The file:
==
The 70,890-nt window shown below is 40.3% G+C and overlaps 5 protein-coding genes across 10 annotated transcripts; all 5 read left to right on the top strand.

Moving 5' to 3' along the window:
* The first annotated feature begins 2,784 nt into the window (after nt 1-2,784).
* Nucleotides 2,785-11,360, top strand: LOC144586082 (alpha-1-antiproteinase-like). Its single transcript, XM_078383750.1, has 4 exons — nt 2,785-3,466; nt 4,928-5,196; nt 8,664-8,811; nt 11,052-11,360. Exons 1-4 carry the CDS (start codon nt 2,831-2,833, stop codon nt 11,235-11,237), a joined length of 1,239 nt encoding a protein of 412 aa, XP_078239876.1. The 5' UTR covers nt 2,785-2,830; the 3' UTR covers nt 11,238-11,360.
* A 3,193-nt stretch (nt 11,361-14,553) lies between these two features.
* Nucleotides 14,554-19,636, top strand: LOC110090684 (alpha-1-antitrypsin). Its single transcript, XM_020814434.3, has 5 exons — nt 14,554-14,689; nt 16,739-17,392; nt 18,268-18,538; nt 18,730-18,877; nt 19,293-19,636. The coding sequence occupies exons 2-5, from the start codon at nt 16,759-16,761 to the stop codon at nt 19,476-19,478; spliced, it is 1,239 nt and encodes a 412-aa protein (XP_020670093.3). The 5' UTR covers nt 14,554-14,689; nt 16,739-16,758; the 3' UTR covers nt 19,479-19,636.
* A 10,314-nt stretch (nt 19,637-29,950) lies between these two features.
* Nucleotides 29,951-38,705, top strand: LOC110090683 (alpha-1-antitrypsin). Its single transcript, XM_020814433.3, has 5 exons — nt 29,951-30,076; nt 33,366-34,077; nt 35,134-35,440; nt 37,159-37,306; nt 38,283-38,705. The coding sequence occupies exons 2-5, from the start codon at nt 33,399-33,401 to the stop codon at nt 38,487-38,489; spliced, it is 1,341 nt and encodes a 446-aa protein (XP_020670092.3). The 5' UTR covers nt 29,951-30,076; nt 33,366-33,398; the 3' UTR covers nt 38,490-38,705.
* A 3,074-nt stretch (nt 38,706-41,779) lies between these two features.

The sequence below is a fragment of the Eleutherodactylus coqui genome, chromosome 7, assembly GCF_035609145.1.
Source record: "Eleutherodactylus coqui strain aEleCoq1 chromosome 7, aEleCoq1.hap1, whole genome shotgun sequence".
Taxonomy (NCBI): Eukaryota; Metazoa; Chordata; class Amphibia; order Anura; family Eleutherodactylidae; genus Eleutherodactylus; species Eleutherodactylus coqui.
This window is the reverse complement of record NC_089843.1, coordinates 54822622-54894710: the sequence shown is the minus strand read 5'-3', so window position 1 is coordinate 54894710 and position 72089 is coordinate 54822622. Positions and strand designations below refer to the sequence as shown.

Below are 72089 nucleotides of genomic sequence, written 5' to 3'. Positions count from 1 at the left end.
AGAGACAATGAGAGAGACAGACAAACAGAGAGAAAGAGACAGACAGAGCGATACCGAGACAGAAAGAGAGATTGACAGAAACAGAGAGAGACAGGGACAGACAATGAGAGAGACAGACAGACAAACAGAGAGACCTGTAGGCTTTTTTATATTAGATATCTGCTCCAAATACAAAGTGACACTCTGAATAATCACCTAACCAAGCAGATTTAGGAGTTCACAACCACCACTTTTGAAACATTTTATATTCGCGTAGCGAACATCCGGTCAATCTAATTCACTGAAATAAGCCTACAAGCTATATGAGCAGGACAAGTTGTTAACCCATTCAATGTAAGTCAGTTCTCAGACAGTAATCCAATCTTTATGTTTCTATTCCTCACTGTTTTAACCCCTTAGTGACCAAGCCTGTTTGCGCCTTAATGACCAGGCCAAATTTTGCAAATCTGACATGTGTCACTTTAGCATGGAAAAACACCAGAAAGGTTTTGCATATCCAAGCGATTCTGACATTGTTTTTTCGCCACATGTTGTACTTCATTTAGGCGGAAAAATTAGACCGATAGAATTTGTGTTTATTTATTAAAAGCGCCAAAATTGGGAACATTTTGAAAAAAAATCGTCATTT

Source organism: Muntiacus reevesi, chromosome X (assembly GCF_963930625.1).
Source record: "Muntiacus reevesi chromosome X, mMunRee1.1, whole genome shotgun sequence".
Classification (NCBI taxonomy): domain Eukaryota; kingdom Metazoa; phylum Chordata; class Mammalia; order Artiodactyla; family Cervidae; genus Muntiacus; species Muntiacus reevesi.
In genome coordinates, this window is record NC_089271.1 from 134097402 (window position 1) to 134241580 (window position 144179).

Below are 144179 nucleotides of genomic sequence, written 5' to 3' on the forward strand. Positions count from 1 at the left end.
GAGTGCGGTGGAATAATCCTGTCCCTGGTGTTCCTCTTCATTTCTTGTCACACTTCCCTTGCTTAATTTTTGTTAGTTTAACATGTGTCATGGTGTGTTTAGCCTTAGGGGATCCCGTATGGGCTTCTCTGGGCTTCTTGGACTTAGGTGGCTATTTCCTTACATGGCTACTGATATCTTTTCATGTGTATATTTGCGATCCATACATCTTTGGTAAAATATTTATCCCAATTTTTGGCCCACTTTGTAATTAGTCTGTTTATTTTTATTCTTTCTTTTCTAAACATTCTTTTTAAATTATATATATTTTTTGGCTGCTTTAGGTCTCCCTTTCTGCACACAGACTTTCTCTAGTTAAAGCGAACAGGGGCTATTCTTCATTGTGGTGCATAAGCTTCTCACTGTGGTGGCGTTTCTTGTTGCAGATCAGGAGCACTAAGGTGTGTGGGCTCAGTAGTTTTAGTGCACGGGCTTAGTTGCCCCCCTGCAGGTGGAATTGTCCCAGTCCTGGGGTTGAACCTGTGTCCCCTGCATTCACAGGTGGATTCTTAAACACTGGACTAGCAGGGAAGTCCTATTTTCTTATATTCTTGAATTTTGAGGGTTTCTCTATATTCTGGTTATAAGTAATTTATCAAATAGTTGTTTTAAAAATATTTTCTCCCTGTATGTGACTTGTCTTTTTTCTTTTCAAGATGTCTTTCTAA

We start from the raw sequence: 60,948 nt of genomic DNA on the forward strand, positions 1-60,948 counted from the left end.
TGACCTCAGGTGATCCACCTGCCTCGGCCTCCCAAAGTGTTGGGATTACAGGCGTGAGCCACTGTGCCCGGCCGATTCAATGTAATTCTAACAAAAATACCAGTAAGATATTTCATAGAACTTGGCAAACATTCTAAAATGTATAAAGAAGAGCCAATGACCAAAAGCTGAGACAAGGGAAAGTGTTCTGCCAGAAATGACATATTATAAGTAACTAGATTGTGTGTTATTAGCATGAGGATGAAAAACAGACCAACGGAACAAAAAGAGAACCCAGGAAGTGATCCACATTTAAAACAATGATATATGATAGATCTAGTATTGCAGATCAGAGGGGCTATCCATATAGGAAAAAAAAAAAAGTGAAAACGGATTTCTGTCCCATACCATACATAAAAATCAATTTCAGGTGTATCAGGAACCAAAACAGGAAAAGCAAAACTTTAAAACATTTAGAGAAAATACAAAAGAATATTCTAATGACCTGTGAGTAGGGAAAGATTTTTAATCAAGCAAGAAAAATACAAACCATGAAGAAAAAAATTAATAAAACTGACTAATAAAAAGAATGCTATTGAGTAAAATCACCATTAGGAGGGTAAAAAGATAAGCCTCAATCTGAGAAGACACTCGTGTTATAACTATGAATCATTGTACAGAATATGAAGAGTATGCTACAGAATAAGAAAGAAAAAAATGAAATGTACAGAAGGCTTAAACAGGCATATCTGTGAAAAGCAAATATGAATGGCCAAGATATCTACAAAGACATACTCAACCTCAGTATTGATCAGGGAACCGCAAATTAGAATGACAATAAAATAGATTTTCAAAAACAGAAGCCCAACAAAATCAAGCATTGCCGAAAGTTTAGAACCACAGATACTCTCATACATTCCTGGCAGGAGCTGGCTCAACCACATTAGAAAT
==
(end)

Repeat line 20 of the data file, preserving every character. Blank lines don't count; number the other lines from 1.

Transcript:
Below are 144179 nucleotides of genomic sequence, written 5' to 3' on the forward strand. Positions count from 1 at the left end.